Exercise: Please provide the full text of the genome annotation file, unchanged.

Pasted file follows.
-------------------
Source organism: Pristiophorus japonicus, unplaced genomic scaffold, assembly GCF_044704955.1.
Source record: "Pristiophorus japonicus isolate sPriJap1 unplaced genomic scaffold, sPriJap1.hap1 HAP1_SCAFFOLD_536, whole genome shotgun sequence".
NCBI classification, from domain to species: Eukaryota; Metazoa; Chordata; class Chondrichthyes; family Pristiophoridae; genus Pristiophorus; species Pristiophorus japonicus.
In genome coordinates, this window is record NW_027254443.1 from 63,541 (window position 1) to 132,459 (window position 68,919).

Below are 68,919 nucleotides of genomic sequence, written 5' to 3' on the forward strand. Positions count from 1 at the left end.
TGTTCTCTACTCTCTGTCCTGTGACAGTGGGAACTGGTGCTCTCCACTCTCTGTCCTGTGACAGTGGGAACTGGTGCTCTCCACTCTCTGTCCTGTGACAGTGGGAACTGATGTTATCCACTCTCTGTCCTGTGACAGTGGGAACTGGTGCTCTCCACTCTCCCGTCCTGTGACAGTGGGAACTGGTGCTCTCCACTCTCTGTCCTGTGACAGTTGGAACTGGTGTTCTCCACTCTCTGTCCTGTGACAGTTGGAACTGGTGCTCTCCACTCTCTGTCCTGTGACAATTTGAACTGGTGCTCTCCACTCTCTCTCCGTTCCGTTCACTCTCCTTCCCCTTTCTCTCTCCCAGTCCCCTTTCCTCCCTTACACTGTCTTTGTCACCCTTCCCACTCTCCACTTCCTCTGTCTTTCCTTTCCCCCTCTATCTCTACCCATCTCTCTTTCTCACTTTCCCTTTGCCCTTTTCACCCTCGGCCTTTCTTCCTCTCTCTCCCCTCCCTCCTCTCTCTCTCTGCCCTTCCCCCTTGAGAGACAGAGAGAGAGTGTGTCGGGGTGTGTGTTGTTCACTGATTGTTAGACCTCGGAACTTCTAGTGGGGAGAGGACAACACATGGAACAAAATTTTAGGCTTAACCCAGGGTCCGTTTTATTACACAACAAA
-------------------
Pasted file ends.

Source organism: Pristiophorus japonicus, unplaced genomic scaffold, assembly GCF_044704955.1.
Source record: "Pristiophorus japonicus isolate sPriJap1 unplaced genomic scaffold, sPriJap1.hap1 HAP1_SCAFFOLD_536, whole genome shotgun sequence".
NCBI classification, from domain to species: Eukaryota; Metazoa; Chordata; class Chondrichthyes; family Pristiophoridae; genus Pristiophorus; species Pristiophorus japonicus.
In genome coordinates, this window is record NW_027254443.1 from 63,541 (window position 1) to 132,459 (window position 68,919).

Below are 68,919 nucleotides of genomic sequence, written 5' to 3' on the forward strand. Positions count from 1 at the left end.
TGTTCTCTACTCTCTGTCCTGTGACAGTGGGAACTGGTGCTCTCCACTCTCTGTCCTGTGACAGTGGGAACTGGTGCTCTCCACTCTCTGTCCTGTGACAGTGGGAACTGATGTTATCCACTCTCTGTCCTGTGACAGTGGGAACTGGTGCTCTCCACTCTCCCGTCCTGTGACAGTGGGAACTGGTGCTCTCCACTCTCTGTCCTGTGACAGTTGGAACTGGTGTTCTCCACTCTCTGTCCTGTGACAGTTGGAACTGGTGCTCTCCACTCTCTGTCCTGTGACAATTTGAACTGGTGCTCTCCACTCTCTCTCCGTTCCGTTCACTCTCCTTCCCCTTTCTCTCTCCCAGTCCCCTTTCCTCCCTTACACTGTCTTTGTCACCCTTCCCACTCTCCACTTCCTCTGTCTTTCCTTTCCCCCTCTATCTCTACCCATCTCTCTTTCTCACTTTCCCTTTGCCCTTTTCACCCTCGGCCTTTCTTCCTCTCTCTCCCCTCCCTCCTCTCTCTCTCTGCCCTTCCCCCTTGAGAGACAGAGAGAGAGTGTGTCGGGGTGTGTGTTGTTCACTGATTGTTAGACCTCGGAACTTCTAGTGGGGAGAGGACAACACATGGAACAAAATTTTAGGCTTAACCCAGGGTCCGTTTTATTACACAACAAA